The University of Houston-Victoria announced the first three-year bachelor’s degree offered by a Texas public university Monday. The news came only weeks after Gov. Rick Perry signed a bill allowing the institution to admit underclassmen.
“Adding freshmen and sophomores in the fall of 2010 is the first of many changes we are making to transform UHV into a truly unique destination university,” President Tim Hudson said. “Our three-year bachelor’s degree program will save students time and money, and allow them to reach their dreams sooner. It’s time for higher education to focus the curriculum and the calendar on the needs of the student.”
The UHV program, called Degree in Three, or Dn3 for short, will include innovative features like the incorporation of international study into degree plans, hands-on work experiences for underclassmen, group projects to examine the cultures and work of various professions, and an option for locked-in tuition for new freshmen until they graduate.
“As details become finalized, we will be unveiling more information about these other aspects of the program that will contribute to our goal of crafting a learning experience unlike that at other public universities,” Hudson said. “It’s the goal of our faculty and staff to create opportunities that will attract students from across Texas and the nation to this region to be part of a dynamic, relevant and affordable university like no other.”
Having the three-year program as its standard degree path, in addition to strong four-year options, will set UHV apart from other institutions and give students and parents an additional choice, he said.
The program will initially include degrees in communication, criminal justice, English, history, psychology and education, said Jeffrey Di Leo, coordinator of the three-year program and dean of the UHV School of Arts & Sciences.
“These are some of our most popular degree programs that lend themselves best to the Dn3 learning environment,” Di Leo said. “That environment will be enhanced by close relationships with and strong support from faculty, staff and peer mentors.”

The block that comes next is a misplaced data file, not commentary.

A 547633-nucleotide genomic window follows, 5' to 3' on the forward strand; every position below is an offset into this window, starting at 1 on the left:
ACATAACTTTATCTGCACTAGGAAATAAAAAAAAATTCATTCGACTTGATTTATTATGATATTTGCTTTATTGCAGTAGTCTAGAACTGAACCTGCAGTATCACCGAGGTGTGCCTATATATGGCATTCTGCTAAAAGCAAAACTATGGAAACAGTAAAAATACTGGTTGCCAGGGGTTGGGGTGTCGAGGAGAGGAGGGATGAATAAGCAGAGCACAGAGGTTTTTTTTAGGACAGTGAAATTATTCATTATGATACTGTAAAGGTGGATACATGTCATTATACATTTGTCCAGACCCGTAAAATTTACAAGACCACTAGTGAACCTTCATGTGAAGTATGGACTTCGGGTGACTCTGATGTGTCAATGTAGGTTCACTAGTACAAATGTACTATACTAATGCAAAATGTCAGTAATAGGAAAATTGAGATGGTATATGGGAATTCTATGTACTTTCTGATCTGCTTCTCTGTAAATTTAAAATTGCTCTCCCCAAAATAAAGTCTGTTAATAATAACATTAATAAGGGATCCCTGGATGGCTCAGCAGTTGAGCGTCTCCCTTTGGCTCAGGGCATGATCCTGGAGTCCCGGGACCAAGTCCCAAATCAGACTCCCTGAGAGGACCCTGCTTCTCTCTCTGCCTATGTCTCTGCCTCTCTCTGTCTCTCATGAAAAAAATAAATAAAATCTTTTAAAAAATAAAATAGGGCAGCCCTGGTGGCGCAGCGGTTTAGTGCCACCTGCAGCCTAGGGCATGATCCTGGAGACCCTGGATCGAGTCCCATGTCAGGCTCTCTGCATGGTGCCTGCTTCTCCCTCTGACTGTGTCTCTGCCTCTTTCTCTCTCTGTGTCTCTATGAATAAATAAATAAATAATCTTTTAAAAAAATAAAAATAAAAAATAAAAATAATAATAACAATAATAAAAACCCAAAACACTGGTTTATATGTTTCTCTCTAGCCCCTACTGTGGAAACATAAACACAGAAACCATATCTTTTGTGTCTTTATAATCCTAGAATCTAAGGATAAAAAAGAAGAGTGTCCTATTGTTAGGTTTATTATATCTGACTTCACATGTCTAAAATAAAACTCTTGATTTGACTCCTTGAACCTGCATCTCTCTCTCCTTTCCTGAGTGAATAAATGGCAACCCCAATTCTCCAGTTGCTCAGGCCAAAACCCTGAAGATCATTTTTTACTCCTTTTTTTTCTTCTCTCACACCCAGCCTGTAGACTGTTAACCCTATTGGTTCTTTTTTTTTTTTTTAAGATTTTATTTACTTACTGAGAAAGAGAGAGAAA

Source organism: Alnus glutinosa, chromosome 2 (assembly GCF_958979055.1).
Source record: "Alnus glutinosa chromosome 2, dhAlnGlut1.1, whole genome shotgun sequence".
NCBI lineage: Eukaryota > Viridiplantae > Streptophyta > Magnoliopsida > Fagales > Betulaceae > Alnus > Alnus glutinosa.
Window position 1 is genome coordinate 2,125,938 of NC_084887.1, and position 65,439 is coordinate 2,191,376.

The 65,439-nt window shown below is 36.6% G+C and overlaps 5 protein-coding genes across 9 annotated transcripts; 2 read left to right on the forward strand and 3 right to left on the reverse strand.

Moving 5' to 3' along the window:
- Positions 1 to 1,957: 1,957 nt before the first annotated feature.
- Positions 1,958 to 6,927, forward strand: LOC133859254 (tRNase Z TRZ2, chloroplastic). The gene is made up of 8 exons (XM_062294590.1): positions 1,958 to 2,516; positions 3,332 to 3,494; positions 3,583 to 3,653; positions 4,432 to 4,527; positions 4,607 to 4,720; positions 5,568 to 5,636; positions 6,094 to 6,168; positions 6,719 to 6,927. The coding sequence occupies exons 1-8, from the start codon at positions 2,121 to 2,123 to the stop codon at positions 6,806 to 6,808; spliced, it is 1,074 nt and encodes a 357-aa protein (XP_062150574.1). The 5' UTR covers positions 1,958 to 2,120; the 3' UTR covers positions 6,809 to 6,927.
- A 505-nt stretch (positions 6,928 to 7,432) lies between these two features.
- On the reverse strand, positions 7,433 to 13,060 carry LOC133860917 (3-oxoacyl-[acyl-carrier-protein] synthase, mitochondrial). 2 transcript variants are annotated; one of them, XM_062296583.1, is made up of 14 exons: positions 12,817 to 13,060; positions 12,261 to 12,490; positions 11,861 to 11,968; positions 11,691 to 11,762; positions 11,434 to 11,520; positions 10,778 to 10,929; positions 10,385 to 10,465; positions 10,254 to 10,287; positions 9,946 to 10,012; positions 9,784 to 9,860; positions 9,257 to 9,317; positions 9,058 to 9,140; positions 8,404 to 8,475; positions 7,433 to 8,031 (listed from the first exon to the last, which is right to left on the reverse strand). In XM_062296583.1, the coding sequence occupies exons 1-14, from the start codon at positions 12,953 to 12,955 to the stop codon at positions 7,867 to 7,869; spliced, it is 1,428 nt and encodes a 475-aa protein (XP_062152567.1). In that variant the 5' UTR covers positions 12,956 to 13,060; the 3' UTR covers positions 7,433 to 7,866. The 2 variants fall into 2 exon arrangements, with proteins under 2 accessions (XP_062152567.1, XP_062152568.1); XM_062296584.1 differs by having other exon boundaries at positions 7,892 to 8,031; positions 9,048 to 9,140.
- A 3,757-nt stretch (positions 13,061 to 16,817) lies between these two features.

The new program will facilitate a faster degree through a combination of eight-week and 15-week sessions. Despite the accelerated program, students will not have to take summer courses after their first year and still will enjoy ample vacation time, two months during their freshman year, for example.
“While students at other universities can try to finish faster by taking a large and haphazard class load, our streamlined programs will present an established and coordinated fast track that students will find challenging but not overwhelming,” said Suzanne LaBrecque, provost and vice president for academic affairs.
A special Dn3 option will allow students to lock in their tuition at about 10 percent above the standard credit-hour rate at the time of entry if they continue to meet certain requirements with their grades and progress toward their degrees. An incoming freshman could earn a bachelor’s degree for about $24,000 in tuition, based on expected 2010 rates. UHV already is one of the most affordable public universities in Texas, according to Texas Higher Education Coordinating Board statistics.
“Students will be able to get a quality education for the price of a decent automobile,” Hudson said. “Education pays dividends for a lifetime. It improves the lives of students, their families and their communities long after a car would have rusted away.”
The tuition also will include selected study abroad options through a “Passport Program” that will help students gain a true international perspective, he said.
Dn3 admission will be limited to the first 150 freshmen who commit to the university for the fall 2010 semester.
“We’re looking for students who want to be pioneers in the world of education and who are in a hurry to make a difference in their lives and society,” Hudson said. “I am confident this new program will draw the attention of other universities as we strive to serve our state’s growing population and educational needs during such challenging economic times.”
Students welcomed the news of UHV’s new initiative.
“This is a great day for students everywhere,” Student Senate President Erik Garino said. “The new program is a wonderful addition to the excellent opportunities already here at UHV. We’re looking forward to welcoming the new Jaguars in 2010.”
UHV was founded in 1973 as one of several upper-level institutions created to allow community college students and residents better access to bachelor’s and master’s degrees. About 30 such schools were created across the country at the time, but that number has dwindled to three, with only one remaining in Texas.
The university has grown from a center borrowing space from The Victoria College to a rapidly growing institution of almost 3,300 students at face-to-face locations in Sugar Land, Katy and Victoria, and online. On June 19, Texas Gov. Rick Perry signed a bill granting UHV permission to add freshmen and sophomores.
“We have the faculty and staff in place to make UHV an innovative leader in the world of higher learning and to help Texas achieve its higher education goals,” Hudson said. “I look forward to meeting the visionary students who will help change the way people think about college education.”
The admission of underclassmen, and the offering of freshman- and sophomore-level classes, is pending approval from the Southern Association of Colleges and Universities, the same organization that accredits most major universities in Texas.
Students can learn more about UHV and the Dn3 program by contacting Tracey Fox, senior recruitment coordinator in the School of Arts & Sciences, at 361-570-4233 or email@example.com.